The U.S. State Department has acknowledged it’s exploring a potential boycott of the 2022 Winter Olympics in Beijing in protest of human rights violations in China.
What Happened: The State Department said any boycott would occur in conjunction with U.S. allies, according to a Politico report.
“It is something that we certainly wish to discuss,” said State Department spokesperson Ned Price, adding that “a coordinated approach will be not only in our interests but also in the interests of our allies and partners.”
Price noted a final decision on the subject would not occur in the immediate future. The Winter Games are set to begin on Feb. 4, 2022.
“We’re talking about 2022, and we are still in April of 2021, so these Games remain some time away,” he said. “I wouldn’t want to put a time frame on it, but these discussions are underway.”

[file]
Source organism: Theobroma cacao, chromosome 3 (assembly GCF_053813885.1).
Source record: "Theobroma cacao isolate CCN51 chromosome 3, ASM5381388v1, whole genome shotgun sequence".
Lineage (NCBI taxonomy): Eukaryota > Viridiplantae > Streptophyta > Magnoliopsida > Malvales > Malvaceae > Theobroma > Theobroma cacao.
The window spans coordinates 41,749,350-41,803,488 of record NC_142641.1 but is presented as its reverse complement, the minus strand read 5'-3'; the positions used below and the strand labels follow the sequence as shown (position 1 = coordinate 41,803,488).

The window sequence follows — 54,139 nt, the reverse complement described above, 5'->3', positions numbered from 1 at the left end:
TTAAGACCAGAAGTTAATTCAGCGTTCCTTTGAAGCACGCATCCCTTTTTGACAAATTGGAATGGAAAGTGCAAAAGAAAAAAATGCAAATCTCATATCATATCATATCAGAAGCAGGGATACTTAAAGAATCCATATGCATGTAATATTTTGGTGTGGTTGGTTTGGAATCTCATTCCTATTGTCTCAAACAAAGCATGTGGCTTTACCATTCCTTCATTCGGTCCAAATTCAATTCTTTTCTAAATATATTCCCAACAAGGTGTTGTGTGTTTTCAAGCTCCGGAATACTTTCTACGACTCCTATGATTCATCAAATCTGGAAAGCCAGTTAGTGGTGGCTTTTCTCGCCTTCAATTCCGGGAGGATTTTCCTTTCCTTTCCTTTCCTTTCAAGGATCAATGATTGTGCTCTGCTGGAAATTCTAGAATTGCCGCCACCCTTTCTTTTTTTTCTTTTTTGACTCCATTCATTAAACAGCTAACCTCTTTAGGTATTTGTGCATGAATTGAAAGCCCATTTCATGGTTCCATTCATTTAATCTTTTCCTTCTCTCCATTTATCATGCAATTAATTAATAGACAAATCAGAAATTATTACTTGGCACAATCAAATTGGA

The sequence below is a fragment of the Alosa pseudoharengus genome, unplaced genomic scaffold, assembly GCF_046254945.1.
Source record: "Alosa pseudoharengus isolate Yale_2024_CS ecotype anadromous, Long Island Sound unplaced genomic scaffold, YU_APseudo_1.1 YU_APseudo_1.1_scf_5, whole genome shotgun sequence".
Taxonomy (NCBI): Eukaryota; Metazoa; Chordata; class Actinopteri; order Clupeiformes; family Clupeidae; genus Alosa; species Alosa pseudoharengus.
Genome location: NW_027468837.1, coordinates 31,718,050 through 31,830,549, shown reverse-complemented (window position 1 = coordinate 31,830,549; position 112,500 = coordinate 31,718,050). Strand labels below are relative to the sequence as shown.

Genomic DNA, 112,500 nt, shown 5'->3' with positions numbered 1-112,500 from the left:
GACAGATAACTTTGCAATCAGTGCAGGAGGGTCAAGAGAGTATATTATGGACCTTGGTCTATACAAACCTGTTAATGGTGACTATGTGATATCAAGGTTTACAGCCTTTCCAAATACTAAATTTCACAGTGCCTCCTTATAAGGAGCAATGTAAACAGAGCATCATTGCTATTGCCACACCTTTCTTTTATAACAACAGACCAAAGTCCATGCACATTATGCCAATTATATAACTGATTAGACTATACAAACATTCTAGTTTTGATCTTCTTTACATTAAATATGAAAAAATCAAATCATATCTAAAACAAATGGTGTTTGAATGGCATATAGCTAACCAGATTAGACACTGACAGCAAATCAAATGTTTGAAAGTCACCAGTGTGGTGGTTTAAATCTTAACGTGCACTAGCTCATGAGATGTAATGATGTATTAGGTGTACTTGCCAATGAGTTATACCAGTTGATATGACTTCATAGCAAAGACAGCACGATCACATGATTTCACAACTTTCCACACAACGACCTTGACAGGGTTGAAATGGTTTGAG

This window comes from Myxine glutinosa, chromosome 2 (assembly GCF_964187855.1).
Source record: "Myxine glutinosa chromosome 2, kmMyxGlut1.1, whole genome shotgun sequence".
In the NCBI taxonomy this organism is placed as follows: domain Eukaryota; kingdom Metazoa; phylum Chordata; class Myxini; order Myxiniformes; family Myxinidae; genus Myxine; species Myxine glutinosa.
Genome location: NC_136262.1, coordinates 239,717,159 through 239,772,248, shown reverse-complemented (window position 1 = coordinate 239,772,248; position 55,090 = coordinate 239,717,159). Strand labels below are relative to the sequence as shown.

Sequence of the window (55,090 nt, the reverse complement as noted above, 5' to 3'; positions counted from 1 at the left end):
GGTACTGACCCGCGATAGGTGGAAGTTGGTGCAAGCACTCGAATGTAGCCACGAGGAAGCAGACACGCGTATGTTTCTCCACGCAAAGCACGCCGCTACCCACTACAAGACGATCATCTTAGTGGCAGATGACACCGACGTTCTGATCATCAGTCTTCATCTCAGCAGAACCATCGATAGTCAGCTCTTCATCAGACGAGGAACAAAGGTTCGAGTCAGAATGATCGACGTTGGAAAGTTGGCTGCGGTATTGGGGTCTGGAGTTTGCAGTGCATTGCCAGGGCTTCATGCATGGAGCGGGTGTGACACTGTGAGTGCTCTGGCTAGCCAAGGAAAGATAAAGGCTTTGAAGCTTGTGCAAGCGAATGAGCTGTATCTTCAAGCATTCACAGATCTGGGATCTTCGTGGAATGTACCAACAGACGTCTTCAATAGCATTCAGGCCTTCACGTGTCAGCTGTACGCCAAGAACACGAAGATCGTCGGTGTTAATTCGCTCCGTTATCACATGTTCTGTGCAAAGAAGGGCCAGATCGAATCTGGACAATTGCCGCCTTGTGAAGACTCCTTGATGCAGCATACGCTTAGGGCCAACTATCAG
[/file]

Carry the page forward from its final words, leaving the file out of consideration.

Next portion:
Why It Matters: Price added the State Department was also considering other measures, pointing out the U.S. government joined its British, Canadian and European Union allies on sanctions to provide financial condemnation of China’s human rights policies in relation to the Uyghur Muslim minority in Xinjiang and the suppression of pro-democracy activists in Hong Kong.
The only previous time the U.S. boycotted the quadrennial sporting event was for the 1980 Summer Olympics in Moscow, leading 66 countries in avoiding the games in protest of the Soviet Union’s invasion of Afghanistan in 1979. The Soviets and their allied nations boycotted the 1984 Summer Olympics in Los Angeles.
(Photo: Olympic logo on Hong Kong Art Museum, 2008, Photo by Xiaowei, via WIki Commons)
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